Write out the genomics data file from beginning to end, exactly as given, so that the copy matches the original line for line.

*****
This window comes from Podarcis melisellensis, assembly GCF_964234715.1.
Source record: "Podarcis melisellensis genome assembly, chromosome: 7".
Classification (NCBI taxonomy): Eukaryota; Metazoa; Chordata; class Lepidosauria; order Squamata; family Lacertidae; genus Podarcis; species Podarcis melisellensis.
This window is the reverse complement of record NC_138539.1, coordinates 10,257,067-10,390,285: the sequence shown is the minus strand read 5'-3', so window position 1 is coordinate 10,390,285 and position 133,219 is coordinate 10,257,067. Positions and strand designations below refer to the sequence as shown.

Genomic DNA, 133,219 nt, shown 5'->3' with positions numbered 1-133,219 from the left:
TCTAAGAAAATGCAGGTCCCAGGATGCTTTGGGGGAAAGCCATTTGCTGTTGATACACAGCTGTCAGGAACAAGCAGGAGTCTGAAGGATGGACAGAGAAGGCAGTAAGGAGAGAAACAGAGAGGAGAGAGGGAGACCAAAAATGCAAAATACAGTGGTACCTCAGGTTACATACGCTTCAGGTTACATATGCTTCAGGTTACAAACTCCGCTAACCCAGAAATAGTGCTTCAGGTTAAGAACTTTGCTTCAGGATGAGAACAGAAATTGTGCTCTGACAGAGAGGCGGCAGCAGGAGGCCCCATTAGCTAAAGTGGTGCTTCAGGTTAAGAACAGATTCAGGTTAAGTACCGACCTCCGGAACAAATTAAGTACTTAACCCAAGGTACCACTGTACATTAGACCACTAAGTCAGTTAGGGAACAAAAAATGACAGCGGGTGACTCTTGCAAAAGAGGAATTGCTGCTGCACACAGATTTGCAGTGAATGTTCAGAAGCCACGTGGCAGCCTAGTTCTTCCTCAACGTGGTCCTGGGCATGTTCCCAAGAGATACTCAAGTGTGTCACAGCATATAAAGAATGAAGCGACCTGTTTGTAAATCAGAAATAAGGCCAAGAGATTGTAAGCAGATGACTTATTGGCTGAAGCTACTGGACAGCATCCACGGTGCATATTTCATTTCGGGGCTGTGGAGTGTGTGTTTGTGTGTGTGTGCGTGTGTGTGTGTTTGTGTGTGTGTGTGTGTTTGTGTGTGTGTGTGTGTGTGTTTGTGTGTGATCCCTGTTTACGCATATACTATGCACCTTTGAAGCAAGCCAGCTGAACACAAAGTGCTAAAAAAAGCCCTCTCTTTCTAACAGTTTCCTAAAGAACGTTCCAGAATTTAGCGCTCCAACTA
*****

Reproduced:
This window comes from Podarcis melisellensis, assembly GCF_964234715.1.
Source record: "Podarcis melisellensis genome assembly, chromosome: 7".
Classification (NCBI taxonomy): Eukaryota; Metazoa; Chordata; class Lepidosauria; order Squamata; family Lacertidae; genus Podarcis; species Podarcis melisellensis.
This window is the reverse complement of record NC_138539.1, coordinates 10,257,067-10,390,285: the sequence shown is the minus strand read 5'-3', so window position 1 is coordinate 10,390,285 and position 133,219 is coordinate 10,257,067. Positions and strand designations below refer to the sequence as shown.

Genomic DNA, 133,219 nt, shown 5'->3' with positions numbered 1-133,219 from the left:
TCTAAGAAAATGCAGGTCCCAGGATGCTTTGGGGGAAAGCCATTTGCTGTTGATACACAGCTGTCAGGAACAAGCAGGAGTCTGAAGGATGGACAGAGAAGGCAGTAAGGAGAGAAACAGAGAGGAGAGAGGGAGACCAAAAATGCAAAATACAGTGGTACCTCAGGTTACATACGCTTCAGGTTACATATGCTTCAGGTTACAAACTCCGCTAACCCAGAAATAGTGCTTCAGGTTAAGAACTTTGCTTCAGGATGAGAACAGAAATTGTGCTCTGACAGAGAGGCGGCAGCAGGAGGCCCCATTAGCTAAAGTGGTGCTTCAGGTTAAGAACAGATTCAGGTTAAGTACCGACCTCCGGAACAAATTAAGTACTTAACCCAAGGTACCACTGTACATTAGACCACTAAGTCAGTTAGGGAACAAAAAATGACAGCGGGTGACTCTTGCAAAAGAGGAATTGCTGCTGCACACAGATTTGCAGTGAATGTTCAGAAGCCACGTGGCAGCCTAGTTCTTCCTCAACGTGGTCCTGGGCATGTTCCCAAGAGATACTCAAGTGTGTCACAGCATATAAAGAATGAAGCGACCTGTTTGTAAATCAGAAATAAGGCCAAGAGATTGTAAGCAGATGACTTATTGGCTGAAGCTACTGGACAGCATCCACGGTGCATATTTCATTTCGGGGCTGTGGAGTGTGTGTTTGTGTGTGTGTGCGTGTGTGTGTGTTTGTGTGTGTGTGTGTGTTTGTGTGTGTGTGTGTGTGTGTTTGTGTGTGATCCCTGTTTACGCATATACTATGCACCTTTGAAGCAAGCCAGCTGAACACAAAGTGCTAAAAAAAGCCCTCTCTTTCTAACAGTTTCCTAAAGAACGTTCCAGAATTTAGCGCTCCAACTA